The Linux kernel is without a doubt the most popular open source kernel available. The Unix-based kernel has been around since 1991 and has been making waves since then. The latest kernel update was released earlier this year and brings exciting changes.
What is the Linux kernel
The Linux kernel is responsible for interfacing the hardware of a Linux machine with the processes running on the machine. It controls all the main hardware functions. The kernel is responsible for memory management, process management, device drivers, system calls, and security. You can think of the nucleus as your mom. She cleans up your mess, does everything for you, and you don’t realize it until you leave her house. Likewise, you don’t know that the kernel is running in the background, which keeps things running smoothly. All you see is your files and your web browser.
Linux 5.7 kernel details
Many new features included in the latest Linux kernel update should help improve your Linux experience. However, let’s touch on some of the most useful and exciting things.
Samsung exFAT drivers
exFAT is a file system originally developed by Microsoft. It is commonly used with storage devices such as SD cards and flash drives. Linux still supports this file system, but it is not offered by default in the kernel so far. This latest kernel update includes updates developed by Samsung engineers. This driver will work more efficiently. It will replace a less refined version of the driver provided by Microsoft.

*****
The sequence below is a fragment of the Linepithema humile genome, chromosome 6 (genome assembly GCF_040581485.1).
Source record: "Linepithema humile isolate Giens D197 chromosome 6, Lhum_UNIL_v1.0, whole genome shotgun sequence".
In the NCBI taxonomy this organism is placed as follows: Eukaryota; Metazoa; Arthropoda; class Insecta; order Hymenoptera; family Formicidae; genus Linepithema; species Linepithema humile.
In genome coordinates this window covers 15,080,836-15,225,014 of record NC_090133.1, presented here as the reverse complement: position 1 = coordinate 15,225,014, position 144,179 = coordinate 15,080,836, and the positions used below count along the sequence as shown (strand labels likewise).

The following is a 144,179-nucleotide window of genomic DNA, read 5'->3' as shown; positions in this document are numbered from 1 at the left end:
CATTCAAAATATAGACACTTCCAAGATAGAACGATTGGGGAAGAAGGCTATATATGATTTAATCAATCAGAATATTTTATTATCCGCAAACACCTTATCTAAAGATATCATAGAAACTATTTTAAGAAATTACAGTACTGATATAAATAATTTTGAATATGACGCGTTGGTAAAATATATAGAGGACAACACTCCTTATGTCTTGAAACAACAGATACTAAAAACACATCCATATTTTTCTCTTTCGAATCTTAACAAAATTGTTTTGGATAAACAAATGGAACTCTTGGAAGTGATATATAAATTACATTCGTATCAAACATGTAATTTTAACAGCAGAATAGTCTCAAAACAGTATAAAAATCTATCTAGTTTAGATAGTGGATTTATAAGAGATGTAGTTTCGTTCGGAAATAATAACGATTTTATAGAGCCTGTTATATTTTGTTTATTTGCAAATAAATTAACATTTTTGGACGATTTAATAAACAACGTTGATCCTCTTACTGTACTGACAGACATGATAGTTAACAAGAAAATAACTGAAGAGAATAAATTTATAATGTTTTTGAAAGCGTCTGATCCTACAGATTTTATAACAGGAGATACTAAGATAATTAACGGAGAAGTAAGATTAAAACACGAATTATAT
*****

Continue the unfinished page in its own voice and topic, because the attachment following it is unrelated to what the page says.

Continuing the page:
Better thermal management
Your computer does a number of things to manage cooling. In addition to running your system’s fan, the kernel can limit the maximum operating frequency of your processor to cool it. However, the task scheduler does not always get the memo and continues to give your CPU instructions to perform more tasks. This can degrade the performance of your processor. However, a fix was applied to resolve this issue in the latest kernel update.
Extended ARM support
The new update supports more ARM processors such as the Qualcomm Snapdragon 865 and the Mediatek MT8516 SoC.
A new start mode in mixed EFI mode
This update includes support for 64-bit kernels to boot from 32-bit firmware running on processors that can handle 64-bit kernels.
Support for Apple’s Fast-Charge USB Protocol
The popularity of Apple devices cannot be understated. So this is a very welcome change. Currently, with the 5.6 kernel, an Apple iPhone will not be able to draw more than 500mA. However, if the Apple protocol is active, these devices can consume up to 2500 mA. With support for fast charging enabled in kernel 5.7, Apple device owners will be able to charge their devices faster.
Zstd compression support
With this latest kernel update, at the file system level Zstd compression is included. Zstd compression offers high compression rates.
Intel Tiger Lake graphics support
Intel’s new mobile processor (called Tiger Lake) is starting to gain traction, and we should start to see some devices using this processor soon. The Linux 5.7 kernel provides support for discrete graphics from Tiger Lake just in time. These updates are considered stable, which means that owners of Tiger Lake devices will most likely be able to take advantage of the latest Linux kernel update.
The Linux kernel is constantly evolving, and these updates will help further consolidate Linux as a stable and fast operating system that is completely open source and that can compete with and in many cases outperform some of the most popular operating systems. currents.
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